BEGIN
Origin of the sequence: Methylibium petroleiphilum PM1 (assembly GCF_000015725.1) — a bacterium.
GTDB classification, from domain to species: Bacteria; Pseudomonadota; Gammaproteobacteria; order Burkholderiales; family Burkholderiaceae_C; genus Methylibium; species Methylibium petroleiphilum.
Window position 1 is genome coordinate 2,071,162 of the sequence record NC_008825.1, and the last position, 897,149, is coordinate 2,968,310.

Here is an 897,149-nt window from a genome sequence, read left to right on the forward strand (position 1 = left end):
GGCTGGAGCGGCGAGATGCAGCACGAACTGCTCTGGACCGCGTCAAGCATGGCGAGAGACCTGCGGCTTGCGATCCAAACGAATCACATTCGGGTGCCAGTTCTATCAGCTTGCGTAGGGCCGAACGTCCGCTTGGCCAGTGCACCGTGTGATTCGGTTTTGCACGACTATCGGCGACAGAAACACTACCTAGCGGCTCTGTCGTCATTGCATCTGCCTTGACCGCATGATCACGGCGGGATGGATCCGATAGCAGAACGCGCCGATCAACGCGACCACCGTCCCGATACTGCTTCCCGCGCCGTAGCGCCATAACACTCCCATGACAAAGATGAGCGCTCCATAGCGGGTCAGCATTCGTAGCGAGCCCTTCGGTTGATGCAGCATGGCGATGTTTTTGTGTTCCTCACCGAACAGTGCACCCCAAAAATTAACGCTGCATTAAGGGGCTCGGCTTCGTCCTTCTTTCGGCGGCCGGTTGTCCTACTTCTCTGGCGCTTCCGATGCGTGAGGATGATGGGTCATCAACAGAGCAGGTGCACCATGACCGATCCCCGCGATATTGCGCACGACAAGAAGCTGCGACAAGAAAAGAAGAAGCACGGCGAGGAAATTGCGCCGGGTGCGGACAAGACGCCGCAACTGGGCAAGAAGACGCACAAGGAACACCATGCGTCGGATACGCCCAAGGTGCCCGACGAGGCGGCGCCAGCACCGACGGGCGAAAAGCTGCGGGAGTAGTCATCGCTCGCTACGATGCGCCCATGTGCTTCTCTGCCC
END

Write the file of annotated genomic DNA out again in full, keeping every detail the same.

Origin of the sequence: Methylibium petroleiphilum PM1 (assembly GCF_000015725.1) — a bacterium.
GTDB classification, from domain to species: Bacteria; Pseudomonadota; Gammaproteobacteria; order Burkholderiales; family Burkholderiaceae_C; genus Methylibium; species Methylibium petroleiphilum.
Window position 1 is genome coordinate 2,071,162 of the sequence record NC_008825.1, and the last position, 897,149, is coordinate 2,968,310.

Here is an 897,149-nt window from a genome sequence, read left to right on the forward strand (position 1 = left end):
GGCTGGAGCGGCGAGATGCAGCACGAACTGCTCTGGACCGCGTCAAGCATGGCGAGAGACCTGCGGCTTGCGATCCAAACGAATCACATTCGGGTGCCAGTTCTATCAGCTTGCGTAGGGCCGAACGTCCGCTTGGCCAGTGCACCGTGTGATTCGGTTTTGCACGACTATCGGCGACAGAAACACTACCTAGCGGCTCTGTCGTCATTGCATCTGCCTTGACCGCATGATCACGGCGGGATGGATCCGATAGCAGAACGCGCCGATCAACGCGACCACCGTCCCGATACTGCTTCCCGCGCCGTAGCGCCATAACACTCCCATGACAAAGATGAGCGCTCCATAGCGGGTCAGCATTCGTAGCGAGCCCTTCGGTTGATGCAGCATGGCGATGTTTTTGTGTTCCTCACCGAACAGTGCACCCCAAAAATTAACGCTGCATTAAGGGGCTCGGCTTCGTCCTTCTTTCGGCGGCCGGTTGTCCTACTTCTCTGGCGCTTCCGATGCGTGAGGATGATGGGTCATCAACAGAGCAGGTGCACCATGACCGATCCCCGCGATATTGCGCACGACAAGAAGCTGCGACAAGAAAAGAAGAAGCACGGCGAGGAAATTGCGCCGGGTGCGGACAAGACGCCGCAACTGGGCAAGAAGACGCACAAGGAACACCATGCGTCGGATACGCCCAAGGTGCCCGACGAGGCGGCGCCAGCACCGACGGGCGAAAAGCTGCGGGAGTAGTCATCGCTCGCTACGATGCGCCCATGTGCTTCTCTGCCC